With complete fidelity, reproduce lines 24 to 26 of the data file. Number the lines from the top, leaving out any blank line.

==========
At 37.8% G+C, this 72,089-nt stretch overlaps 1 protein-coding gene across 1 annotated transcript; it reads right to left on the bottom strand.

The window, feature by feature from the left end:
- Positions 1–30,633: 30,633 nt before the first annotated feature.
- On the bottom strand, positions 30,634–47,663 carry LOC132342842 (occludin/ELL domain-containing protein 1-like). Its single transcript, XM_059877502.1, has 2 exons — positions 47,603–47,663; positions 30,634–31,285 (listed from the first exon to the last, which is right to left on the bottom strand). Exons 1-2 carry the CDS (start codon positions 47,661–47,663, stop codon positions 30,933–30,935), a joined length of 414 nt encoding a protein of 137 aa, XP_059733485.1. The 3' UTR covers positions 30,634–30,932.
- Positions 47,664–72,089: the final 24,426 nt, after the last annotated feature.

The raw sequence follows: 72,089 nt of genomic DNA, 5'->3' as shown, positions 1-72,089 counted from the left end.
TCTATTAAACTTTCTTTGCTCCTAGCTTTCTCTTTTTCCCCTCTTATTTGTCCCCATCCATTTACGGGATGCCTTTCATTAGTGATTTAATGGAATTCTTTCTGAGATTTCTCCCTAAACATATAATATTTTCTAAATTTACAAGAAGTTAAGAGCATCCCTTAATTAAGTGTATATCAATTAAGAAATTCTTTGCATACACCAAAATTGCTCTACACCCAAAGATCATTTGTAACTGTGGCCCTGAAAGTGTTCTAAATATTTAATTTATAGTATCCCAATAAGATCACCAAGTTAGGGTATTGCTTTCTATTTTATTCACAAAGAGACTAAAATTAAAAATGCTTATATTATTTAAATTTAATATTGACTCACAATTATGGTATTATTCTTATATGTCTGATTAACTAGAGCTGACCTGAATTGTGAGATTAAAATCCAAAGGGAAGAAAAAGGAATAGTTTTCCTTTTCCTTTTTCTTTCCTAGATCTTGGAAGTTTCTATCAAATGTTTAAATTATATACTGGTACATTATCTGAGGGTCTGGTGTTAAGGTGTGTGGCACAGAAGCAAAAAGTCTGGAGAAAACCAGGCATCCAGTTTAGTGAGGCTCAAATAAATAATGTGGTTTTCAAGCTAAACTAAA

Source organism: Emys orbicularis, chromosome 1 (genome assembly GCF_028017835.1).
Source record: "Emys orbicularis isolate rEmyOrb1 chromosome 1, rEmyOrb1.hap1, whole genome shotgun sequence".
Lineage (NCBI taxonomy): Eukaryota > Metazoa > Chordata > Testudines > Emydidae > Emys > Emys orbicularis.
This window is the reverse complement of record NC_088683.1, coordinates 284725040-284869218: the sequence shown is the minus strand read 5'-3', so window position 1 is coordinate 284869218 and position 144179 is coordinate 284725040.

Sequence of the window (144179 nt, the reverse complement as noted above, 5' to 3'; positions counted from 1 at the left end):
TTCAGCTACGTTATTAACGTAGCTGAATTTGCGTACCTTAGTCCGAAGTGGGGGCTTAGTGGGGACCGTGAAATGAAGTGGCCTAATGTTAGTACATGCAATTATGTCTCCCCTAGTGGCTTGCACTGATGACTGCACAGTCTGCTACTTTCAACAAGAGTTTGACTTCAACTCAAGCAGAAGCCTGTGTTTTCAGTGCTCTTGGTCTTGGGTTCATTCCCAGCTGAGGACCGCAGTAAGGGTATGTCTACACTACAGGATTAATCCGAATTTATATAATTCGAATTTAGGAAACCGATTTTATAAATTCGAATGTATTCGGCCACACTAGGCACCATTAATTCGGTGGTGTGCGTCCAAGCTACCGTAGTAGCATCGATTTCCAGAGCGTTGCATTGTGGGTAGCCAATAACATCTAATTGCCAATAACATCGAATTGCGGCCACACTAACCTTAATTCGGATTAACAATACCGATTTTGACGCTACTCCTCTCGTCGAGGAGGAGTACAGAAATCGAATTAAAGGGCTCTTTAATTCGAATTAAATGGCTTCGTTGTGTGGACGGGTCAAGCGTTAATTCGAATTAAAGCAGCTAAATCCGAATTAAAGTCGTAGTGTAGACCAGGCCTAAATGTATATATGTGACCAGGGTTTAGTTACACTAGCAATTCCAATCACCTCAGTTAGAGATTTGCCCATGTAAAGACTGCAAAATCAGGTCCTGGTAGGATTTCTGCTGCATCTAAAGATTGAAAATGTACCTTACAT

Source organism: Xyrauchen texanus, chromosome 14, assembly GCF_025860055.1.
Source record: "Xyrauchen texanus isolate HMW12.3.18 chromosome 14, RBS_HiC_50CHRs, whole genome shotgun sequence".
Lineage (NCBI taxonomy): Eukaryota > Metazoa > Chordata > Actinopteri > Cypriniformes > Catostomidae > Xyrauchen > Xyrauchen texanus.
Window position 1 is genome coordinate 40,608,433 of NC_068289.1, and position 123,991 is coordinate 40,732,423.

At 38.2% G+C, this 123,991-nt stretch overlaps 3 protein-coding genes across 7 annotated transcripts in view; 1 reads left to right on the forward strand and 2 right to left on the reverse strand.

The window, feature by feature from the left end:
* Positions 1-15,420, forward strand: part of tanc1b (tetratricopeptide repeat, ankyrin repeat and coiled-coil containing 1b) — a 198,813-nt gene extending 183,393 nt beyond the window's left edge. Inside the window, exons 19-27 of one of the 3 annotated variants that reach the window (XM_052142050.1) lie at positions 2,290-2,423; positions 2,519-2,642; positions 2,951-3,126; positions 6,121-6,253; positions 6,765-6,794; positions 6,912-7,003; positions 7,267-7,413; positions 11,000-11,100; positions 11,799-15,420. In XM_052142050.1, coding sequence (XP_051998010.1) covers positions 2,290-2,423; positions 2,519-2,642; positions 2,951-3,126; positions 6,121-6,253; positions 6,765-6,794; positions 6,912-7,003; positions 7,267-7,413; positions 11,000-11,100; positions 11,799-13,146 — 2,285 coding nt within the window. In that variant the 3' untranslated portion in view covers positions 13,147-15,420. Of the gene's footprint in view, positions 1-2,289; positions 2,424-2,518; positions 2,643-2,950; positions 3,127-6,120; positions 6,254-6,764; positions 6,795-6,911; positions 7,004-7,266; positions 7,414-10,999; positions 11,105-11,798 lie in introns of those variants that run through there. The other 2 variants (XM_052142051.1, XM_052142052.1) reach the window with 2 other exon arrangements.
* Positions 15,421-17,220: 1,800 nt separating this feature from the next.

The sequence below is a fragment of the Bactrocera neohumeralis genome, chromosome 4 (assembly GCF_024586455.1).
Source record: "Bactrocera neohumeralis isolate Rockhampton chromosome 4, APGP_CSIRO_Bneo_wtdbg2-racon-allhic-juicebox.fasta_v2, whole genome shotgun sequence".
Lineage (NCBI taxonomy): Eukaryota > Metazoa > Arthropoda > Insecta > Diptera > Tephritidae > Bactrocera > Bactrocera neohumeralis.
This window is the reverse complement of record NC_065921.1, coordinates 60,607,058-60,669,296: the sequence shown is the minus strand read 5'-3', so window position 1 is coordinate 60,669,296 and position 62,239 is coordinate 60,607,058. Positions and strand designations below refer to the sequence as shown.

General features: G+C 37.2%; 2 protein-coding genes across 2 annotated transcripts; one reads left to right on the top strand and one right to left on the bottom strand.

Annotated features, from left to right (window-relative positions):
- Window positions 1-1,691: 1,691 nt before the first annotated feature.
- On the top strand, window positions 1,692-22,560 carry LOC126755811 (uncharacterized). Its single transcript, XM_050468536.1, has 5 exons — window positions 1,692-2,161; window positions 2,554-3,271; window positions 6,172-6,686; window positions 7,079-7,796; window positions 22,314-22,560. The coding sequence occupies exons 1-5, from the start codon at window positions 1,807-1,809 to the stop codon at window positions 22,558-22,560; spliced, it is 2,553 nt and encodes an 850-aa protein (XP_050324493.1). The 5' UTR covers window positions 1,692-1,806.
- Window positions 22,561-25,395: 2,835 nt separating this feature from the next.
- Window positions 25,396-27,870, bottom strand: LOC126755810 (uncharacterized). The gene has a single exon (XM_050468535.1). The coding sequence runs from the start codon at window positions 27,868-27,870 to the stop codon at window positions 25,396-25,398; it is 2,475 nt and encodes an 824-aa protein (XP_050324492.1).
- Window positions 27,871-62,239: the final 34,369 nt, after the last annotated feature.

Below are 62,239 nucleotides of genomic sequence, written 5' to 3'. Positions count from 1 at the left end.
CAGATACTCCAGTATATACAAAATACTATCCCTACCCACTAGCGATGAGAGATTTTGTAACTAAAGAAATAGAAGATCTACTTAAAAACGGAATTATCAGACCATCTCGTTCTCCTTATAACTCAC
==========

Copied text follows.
Lineage (NCBI taxonomy): Eukaryota > Metazoa > Arthropoda > Insecta > Diptera > Tephritidae > Bactrocera > Bactrocera neohumeralis.
This window is the reverse complement of record NC_065921.1, coordinates 60,607,058-60,669,296: the sequence shown is the minus strand read 5'-3', so window position 1 is coordinate 60,669,296 and position 62,239 is coordinate 60,607,058. Positions and strand designations below refer to the sequence as shown.

General features: G+C 37.2%; 2 protein-coding genes across 2 annotated transcripts; one reads left to right on the top strand and one right to left on the bottom strand.